47 M5, Kentucky

r1lark
09-22-2006, 08:47 PM
I read somewhere recently (Stude NG?) that Shell has reduced several of the elements/additives in the Rotella oil that are key for reducing wear in older cars.

Does anyone have more details on this?

Paul

Visit The Studebaker Skytop Registry website at: http://hometown.aol.com/r1skytop/myhomepage/index.html

rockne10
09-22-2006, 10:09 PM
In central Pa we've had temps below zero for weeks at a time and snow accumulations up to 124 inches. I've run nothing but Rotella in all my vehicles for years.

Shell is reformulating Dieselall (Rotella 15-40) to satisfy the needs of the Ultra Low Sulfur Diesel engine and exhaust systems required after January 1, 2007. It will be a little more expensive but is compatible with all older vehicles. The reverse is not true. ULSD engines after January should not use prior formulations.

A small portion of my job includes managing a fleet of 24 Class 6 diesels.

I have all that information at work, with the details unmemorized, as I sit at home, finishing my second barley-pop and starting a week off work to advance the restoration of my 53 Coupe.

I plan on sticking with Rotella in my fleet and in my Studebakers.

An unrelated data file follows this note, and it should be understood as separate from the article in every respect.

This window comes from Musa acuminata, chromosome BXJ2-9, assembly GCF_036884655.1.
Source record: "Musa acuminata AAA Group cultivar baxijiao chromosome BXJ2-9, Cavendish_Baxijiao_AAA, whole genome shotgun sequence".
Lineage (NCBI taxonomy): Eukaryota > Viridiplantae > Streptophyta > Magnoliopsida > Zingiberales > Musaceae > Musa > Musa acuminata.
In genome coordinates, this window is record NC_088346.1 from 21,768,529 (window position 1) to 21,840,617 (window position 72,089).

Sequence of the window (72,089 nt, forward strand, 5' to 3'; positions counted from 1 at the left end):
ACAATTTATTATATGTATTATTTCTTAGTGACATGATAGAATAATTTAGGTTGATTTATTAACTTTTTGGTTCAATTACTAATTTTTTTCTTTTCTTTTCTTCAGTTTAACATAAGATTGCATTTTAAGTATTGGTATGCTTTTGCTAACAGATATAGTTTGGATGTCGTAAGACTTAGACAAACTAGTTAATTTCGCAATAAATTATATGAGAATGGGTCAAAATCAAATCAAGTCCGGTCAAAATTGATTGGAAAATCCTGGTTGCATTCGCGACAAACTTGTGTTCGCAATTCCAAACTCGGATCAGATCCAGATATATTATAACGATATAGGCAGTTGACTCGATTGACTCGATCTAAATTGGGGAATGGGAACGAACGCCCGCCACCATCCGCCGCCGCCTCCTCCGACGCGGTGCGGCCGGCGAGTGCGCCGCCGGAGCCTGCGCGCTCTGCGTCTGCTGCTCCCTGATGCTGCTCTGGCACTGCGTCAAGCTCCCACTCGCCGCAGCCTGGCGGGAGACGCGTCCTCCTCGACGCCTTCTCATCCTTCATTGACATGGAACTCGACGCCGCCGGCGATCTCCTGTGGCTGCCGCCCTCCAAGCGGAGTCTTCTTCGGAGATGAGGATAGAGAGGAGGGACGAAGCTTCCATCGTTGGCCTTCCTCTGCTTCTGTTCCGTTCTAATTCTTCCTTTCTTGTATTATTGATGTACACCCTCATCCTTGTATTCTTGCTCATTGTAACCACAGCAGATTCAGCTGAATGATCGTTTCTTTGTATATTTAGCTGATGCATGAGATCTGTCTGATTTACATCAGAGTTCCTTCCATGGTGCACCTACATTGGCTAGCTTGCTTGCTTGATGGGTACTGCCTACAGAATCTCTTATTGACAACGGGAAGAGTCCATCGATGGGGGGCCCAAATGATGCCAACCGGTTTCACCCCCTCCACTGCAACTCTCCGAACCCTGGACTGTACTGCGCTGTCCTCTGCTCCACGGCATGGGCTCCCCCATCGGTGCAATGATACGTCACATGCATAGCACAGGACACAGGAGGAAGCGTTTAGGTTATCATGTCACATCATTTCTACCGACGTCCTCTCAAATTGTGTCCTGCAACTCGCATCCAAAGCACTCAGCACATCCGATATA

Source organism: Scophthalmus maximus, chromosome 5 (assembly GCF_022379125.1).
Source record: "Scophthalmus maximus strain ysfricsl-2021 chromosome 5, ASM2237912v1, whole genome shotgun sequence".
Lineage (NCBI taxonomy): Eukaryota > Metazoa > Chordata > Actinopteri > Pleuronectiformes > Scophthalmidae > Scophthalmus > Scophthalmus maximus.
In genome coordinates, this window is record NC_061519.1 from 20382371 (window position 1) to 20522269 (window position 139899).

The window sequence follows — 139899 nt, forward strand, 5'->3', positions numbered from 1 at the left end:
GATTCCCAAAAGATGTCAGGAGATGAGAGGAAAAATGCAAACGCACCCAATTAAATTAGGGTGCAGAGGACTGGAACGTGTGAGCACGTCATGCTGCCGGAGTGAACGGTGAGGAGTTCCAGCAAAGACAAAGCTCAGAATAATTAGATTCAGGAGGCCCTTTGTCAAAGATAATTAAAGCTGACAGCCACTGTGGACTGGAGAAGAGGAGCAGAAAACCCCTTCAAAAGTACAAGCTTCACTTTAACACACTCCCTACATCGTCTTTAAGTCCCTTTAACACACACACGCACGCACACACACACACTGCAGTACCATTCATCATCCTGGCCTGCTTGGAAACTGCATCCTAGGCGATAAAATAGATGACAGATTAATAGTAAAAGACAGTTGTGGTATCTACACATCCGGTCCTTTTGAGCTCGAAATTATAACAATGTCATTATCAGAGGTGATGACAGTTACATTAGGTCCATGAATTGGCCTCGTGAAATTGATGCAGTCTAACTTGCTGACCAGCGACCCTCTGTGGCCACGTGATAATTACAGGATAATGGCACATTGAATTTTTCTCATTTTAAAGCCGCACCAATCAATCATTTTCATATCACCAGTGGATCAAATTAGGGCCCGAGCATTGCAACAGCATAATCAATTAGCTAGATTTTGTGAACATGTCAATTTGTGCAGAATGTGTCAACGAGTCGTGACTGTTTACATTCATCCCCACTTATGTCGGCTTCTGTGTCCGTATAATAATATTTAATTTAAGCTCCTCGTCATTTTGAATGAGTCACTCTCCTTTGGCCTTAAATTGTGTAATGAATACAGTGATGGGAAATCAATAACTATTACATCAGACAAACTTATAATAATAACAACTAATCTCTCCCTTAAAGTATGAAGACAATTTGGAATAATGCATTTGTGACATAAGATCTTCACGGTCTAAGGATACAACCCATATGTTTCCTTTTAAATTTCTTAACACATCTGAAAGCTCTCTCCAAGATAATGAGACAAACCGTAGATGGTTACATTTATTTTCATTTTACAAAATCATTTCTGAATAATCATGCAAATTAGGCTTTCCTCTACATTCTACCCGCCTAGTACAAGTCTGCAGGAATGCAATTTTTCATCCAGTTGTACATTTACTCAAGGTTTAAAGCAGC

Brad Johnson
Pine Grove Mills, Pa.
33 Rockne 10
51 Commander Starlight
53 Commander Starlight
http://i57.photobucket.com/albums/g233/rockne10/51x2.jpg
previously: 63 Cruiser, 62 Regal VI, 60 VI convertible, 50 LandCruiser

lube_sales
09-24-2006, 02:27 PM
quote:Originally posted by N8N

I like the Rotella because a) it's a good viscosity for older engines and b) it contains both anti-wear additives and very high levels of detergents, therefore it will protect the engine better than a gasoline-engine-only oil, and it will also clean out all the old sludge inside the engine. It really works; I've run it in two old Stude engines that had a decent amount of sludge buildup and after a couple changes you could see the difference under the valve covers, valley pan, etc.